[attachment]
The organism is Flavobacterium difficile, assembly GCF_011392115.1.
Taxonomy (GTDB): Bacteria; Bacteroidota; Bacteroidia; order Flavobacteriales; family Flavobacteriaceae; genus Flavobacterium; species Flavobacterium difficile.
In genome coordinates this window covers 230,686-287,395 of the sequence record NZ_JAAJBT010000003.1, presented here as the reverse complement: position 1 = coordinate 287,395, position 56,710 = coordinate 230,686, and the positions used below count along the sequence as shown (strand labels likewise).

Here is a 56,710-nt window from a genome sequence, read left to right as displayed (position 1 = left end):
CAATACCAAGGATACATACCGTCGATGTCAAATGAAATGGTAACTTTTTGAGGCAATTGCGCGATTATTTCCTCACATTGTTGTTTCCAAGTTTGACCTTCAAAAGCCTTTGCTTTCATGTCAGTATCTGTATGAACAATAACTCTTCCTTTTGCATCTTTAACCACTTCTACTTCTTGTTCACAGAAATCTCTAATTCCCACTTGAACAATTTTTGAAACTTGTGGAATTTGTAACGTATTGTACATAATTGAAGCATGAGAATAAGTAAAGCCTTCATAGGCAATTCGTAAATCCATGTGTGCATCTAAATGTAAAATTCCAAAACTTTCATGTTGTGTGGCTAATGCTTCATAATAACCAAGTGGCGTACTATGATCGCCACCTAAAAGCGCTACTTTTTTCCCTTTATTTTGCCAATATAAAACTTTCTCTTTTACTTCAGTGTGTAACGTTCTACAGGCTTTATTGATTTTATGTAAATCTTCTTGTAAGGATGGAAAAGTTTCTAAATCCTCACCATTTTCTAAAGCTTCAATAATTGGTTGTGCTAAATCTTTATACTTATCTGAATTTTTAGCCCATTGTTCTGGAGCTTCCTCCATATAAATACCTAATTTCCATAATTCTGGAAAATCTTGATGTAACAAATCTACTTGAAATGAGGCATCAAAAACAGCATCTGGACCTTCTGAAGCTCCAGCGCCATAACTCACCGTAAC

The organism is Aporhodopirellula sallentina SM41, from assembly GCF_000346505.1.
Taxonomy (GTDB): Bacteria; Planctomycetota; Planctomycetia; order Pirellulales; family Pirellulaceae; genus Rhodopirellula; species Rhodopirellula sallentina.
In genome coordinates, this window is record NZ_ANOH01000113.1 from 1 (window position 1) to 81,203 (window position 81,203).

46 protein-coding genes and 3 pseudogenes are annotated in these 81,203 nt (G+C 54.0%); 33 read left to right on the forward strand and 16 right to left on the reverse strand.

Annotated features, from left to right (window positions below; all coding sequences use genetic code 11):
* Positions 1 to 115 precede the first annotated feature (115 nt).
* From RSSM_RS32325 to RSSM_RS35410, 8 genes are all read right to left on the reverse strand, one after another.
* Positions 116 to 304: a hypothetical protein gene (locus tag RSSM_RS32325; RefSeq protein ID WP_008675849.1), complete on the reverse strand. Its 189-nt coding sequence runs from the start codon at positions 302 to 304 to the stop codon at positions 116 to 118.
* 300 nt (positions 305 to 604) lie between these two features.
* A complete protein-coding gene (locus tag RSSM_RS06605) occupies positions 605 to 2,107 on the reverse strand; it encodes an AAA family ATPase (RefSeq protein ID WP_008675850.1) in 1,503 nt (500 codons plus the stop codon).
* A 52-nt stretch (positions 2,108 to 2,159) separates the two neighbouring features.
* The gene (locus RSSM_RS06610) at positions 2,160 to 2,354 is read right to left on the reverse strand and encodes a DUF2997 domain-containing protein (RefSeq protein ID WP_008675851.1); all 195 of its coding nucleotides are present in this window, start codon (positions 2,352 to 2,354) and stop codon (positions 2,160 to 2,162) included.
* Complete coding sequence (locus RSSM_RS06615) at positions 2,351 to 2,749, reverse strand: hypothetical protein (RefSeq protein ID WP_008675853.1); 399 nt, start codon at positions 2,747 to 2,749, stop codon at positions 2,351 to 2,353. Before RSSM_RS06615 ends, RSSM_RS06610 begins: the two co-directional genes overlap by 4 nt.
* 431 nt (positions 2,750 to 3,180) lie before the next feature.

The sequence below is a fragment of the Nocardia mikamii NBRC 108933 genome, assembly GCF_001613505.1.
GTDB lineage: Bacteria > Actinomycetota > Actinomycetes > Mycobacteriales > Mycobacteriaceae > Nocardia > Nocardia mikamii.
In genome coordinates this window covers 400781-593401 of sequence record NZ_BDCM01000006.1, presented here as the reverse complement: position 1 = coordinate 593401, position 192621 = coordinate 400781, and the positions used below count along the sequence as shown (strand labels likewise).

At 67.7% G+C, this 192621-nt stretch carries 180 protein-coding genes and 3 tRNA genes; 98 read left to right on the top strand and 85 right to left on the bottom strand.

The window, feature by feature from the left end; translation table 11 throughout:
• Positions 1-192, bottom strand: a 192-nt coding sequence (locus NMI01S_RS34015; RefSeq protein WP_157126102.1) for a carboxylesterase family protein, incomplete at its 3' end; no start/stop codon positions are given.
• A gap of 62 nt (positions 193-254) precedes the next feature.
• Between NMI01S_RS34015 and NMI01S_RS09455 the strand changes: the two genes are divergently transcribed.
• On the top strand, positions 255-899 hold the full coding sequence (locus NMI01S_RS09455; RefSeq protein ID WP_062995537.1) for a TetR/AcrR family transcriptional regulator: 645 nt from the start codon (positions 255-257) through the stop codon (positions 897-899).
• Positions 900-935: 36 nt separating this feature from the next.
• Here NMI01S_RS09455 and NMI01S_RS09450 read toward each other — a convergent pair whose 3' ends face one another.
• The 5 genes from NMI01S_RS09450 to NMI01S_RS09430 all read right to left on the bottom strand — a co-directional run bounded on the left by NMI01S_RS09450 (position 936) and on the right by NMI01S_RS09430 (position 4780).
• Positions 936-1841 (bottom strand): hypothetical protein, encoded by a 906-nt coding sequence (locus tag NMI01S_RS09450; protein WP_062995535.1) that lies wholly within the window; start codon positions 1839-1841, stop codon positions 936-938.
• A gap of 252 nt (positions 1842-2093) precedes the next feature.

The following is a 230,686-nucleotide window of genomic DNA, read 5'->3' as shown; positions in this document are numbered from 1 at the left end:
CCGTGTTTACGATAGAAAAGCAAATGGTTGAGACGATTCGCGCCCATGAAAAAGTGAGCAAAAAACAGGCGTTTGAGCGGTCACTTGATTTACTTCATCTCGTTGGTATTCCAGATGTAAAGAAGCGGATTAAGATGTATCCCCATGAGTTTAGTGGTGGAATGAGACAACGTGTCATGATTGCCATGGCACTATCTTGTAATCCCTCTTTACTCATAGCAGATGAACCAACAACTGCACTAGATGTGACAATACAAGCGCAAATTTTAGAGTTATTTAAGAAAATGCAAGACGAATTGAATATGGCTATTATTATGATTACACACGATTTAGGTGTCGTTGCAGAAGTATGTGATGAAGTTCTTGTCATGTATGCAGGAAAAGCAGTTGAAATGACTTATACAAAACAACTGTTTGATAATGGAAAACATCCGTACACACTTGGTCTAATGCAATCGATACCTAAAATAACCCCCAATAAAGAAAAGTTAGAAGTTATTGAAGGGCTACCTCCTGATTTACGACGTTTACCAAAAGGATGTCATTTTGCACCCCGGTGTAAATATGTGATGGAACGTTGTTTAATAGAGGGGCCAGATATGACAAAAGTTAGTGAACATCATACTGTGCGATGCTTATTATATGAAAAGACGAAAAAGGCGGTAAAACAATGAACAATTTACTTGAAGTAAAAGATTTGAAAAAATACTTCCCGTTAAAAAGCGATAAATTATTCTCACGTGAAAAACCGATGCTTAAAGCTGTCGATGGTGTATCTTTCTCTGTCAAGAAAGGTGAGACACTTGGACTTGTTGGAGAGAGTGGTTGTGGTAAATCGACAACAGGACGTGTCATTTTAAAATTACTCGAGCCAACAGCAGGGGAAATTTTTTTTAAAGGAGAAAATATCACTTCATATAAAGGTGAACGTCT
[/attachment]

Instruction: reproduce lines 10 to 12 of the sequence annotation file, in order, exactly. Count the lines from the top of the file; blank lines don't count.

Annotated features, from left to right (window positions below; all coding sequences use genetic code 11):
* Positions 1 to 115 precede the first annotated feature (115 nt).
* From RSSM_RS32325 to RSSM_RS35410, 8 genes are all read right to left on the reverse strand, one after another.